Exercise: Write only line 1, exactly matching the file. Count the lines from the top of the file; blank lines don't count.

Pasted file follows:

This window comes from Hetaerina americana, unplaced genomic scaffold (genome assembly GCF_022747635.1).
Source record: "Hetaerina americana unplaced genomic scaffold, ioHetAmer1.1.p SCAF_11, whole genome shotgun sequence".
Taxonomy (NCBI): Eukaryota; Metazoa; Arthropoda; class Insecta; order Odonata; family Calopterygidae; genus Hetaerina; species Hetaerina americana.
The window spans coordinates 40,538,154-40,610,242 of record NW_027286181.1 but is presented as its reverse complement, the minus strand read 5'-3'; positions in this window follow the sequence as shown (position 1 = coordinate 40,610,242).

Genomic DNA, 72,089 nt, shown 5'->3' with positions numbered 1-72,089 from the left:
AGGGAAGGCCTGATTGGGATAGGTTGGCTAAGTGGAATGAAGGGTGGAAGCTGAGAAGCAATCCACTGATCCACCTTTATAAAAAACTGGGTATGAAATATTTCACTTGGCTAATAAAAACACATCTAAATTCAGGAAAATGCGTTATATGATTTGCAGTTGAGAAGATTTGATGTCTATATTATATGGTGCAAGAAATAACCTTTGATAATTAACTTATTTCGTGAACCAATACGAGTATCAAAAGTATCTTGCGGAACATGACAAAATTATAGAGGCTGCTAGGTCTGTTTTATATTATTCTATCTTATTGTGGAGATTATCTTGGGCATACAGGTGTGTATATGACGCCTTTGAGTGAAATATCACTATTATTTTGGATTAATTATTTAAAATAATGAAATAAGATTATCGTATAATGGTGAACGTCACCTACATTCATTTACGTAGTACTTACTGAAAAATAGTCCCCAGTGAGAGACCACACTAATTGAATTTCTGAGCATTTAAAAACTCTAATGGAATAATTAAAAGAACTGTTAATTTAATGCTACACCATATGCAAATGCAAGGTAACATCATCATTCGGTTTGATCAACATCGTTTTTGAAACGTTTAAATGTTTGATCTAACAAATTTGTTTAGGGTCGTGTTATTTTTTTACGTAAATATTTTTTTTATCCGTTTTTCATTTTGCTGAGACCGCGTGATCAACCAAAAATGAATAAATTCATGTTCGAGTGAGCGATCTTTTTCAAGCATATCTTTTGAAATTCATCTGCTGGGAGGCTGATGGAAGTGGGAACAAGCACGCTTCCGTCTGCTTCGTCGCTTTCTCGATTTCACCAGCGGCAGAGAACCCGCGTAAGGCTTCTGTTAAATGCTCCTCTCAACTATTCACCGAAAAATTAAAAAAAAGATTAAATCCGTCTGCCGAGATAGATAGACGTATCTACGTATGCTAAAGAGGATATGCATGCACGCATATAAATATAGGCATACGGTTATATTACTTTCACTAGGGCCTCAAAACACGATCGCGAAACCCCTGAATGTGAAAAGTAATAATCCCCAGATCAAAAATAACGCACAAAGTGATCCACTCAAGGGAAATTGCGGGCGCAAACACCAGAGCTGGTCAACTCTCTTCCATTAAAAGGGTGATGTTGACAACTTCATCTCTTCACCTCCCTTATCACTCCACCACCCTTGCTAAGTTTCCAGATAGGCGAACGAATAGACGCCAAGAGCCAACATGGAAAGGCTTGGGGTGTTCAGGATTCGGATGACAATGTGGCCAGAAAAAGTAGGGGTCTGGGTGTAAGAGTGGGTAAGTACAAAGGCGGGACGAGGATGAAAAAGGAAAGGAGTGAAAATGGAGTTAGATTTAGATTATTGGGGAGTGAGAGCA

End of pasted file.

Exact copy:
This window comes from Hetaerina americana, unplaced genomic scaffold (genome assembly GCF_022747635.1).